Prof John Mugabe
He is a native of Madagascar, the island of lemurs, chameleons and many other different animals and plants that you can only find here on this island. He is the President of the Madagascar Primates Group (GERP), an organization that advocates for the protection of Malagasy lemur species. He is also a professor at the University of Antananarivo. He holds a PhD in Anthropology (focus in Primatology) from Stony Brook University in New York. Currently, he is the Vice Co-Chair of the Primate Specialist Group –Madagascar section of the IUCN/SCC. He also has been an active member of different national and international conservation organizations and he is also a current member of the editorial board of the International Journal of Primatology as well as the Madagascar Conservation and Development journal. Pr. Jonah Ratsimbazafy is the pioneer of Lemur conservation in Madagascar.
Matija Vilfan works for the Joint Research Centre of the European Commission as the Policy Analyst – Country Knowledge Management Officer. He is part of the team developing concepts, methods and tools for evidence-informed policymaking. Previously he has held different governmental positions dealing with Regional and Cohesion Policy in his native Slovenia; later on he worked as the governance and management systems’ compliance auditor for the European Commission, followed by a period as regional and project director at the Duke of Edinburgh’s International Award Foundation. With his team of the Danube Strategy Point Office in Brussels he was supporting and developing the implementation of the EU Strategy for the Danube Region. Before joining the European Commission Matija lead a team of international experts researching and analysing the quality of service delivery in public administrations in the Western Balkans and providing strategic and operational support to implementation of public administration reforms, e-Government and Open Data Partnership initiatives.
Prof John Mugabe
John Ouma-Mugabe is Professor of Science and Innovation Policy at the Graduate School of Technology Management (GSTM), University of Pretoria and founding Director of the Foundation for Innovation and Technology-Africa (FIT-Africa) Pretoria, South Africa. He is an Associate Faculty at the Science Policy Research Unit (SPRU), University of Sussex. He is former Executive Director of the African Centre for Technology Studies (ACTS) Nairobi, Kenya, and former Director of the Office of Science and Technology of the New Partnership for Africa’s Development (NEPAD) Midrand, South Africa. Prof. Ouma-Mugabe holds a doctorate degree in political economy of technology and environmental policy from the University of Amsterdam, The Netherlands. He serves of many boards and committees of international organizations and programmes.John Ouma-Mugabe is a fellow of the World Academy of Art and Science (WAAS) since 2001, Fellow of the African Academy of Sciences (AAS) since 2013 and Fellow of the Academy for Engineering and Technology for the Developing World (ATEWD) since 2018. He has published widely on science, technology, innovation and environmental policy in Africa. His current research focuses on the political economy of science, technology and innovation policy-making in Africa.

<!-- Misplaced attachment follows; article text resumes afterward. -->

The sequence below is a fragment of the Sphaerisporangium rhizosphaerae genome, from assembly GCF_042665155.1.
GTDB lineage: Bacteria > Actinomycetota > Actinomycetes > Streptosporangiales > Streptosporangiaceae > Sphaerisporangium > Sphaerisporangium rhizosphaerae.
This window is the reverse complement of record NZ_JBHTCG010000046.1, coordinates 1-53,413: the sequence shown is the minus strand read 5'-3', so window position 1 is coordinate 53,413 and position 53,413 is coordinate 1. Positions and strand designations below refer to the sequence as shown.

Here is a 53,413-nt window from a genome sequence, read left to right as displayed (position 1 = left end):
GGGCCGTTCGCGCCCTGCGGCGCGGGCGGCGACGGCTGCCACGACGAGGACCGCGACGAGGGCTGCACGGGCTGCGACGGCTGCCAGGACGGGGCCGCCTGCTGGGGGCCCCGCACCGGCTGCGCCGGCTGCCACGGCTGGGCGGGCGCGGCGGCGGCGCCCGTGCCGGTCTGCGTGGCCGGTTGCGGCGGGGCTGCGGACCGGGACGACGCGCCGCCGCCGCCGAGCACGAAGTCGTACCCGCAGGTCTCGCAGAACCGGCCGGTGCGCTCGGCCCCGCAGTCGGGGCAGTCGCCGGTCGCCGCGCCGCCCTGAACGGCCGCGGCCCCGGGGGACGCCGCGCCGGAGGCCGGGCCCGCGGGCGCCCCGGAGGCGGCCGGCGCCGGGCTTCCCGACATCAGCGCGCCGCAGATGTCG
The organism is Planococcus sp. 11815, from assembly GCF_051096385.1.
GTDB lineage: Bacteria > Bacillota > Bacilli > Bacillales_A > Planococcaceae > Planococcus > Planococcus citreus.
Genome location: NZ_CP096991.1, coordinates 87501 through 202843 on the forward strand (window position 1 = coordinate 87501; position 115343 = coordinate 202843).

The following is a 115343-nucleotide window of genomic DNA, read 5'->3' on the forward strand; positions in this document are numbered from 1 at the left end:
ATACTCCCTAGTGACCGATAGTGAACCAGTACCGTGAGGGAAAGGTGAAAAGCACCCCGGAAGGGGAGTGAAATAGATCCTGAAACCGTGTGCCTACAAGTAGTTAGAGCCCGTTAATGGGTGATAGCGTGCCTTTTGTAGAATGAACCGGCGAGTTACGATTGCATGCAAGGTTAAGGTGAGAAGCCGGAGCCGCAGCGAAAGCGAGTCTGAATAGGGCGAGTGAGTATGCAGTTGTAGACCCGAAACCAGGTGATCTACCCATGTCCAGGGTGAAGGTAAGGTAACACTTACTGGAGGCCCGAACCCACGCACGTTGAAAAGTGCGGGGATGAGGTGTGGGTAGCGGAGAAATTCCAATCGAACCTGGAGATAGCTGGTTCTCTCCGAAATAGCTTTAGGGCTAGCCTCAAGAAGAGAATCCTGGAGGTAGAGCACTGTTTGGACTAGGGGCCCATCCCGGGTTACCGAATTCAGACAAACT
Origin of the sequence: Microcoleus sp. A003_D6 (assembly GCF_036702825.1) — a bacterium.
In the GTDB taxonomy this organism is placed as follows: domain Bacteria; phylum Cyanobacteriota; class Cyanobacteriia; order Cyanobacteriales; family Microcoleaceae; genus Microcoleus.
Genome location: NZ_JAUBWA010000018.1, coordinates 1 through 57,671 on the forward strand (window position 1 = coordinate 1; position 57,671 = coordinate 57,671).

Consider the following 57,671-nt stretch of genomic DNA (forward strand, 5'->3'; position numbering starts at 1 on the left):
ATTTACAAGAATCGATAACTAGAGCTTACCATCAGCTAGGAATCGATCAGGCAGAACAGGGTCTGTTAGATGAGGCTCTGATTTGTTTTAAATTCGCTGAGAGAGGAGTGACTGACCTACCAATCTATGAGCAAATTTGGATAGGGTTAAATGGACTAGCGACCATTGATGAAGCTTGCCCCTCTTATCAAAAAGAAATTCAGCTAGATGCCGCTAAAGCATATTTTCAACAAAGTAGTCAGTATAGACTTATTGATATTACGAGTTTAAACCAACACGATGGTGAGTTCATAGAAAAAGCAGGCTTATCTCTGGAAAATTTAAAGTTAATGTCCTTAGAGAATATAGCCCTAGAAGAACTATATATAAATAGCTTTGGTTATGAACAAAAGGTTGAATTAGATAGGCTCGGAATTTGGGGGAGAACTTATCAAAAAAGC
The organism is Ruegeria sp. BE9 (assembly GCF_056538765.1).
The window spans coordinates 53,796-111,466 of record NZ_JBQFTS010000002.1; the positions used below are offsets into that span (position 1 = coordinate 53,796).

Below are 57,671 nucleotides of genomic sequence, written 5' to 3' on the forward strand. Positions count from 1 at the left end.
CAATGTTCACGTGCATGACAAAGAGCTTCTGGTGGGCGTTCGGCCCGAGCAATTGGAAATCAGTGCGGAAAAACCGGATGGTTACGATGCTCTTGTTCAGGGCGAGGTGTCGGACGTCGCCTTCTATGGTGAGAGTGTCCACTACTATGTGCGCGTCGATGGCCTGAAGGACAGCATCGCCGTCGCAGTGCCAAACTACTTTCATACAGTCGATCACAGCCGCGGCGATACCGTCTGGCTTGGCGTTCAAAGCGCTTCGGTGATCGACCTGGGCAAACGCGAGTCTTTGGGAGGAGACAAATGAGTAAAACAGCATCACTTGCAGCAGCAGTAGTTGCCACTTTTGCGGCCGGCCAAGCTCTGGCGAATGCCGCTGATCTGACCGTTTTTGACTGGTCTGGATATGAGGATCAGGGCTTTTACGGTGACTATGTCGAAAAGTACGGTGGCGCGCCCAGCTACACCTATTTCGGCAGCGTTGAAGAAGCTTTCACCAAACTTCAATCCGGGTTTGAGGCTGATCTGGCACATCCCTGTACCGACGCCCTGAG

The Sustainable Development Goals and Agenda 2063 provide an agreed consensus for improving lives of people in Africa and across the world. Implementing these development agendas requires knowledge, technology and innovations to address the challenges facing the continent and to maximise the impact of existing interventions so more Africans can lead better lives. Academies, with their membership comprise an array of expertise, a resource that governments can harness for evidence-based policymaking and investments. The African Academy of Sciences (The AAS) is a strategic resource for African policymakers and international governments and funders looking to invest in science, technology and innovation on the continent. Its partnership with the African Union and its technical agency, NEPAD, provide a close proximity to policymakers that potentially enables it to influence policy, promote the uptake of research and ensure an Africa-led and Africa-relevant science, technology and innovation agenda. In the absence of favorable STI policy and related legislation, institutions for STI are unlikely to have positive effect on the attainment of SDGs. The panellist will be talking about First, what kind(s) of scientific evidence do African policy-makers require to improve STI policy in general and STI policies for SDGs. Second, what kinds of capacities do African researchers require to generate and provide appropriate evidence for policy.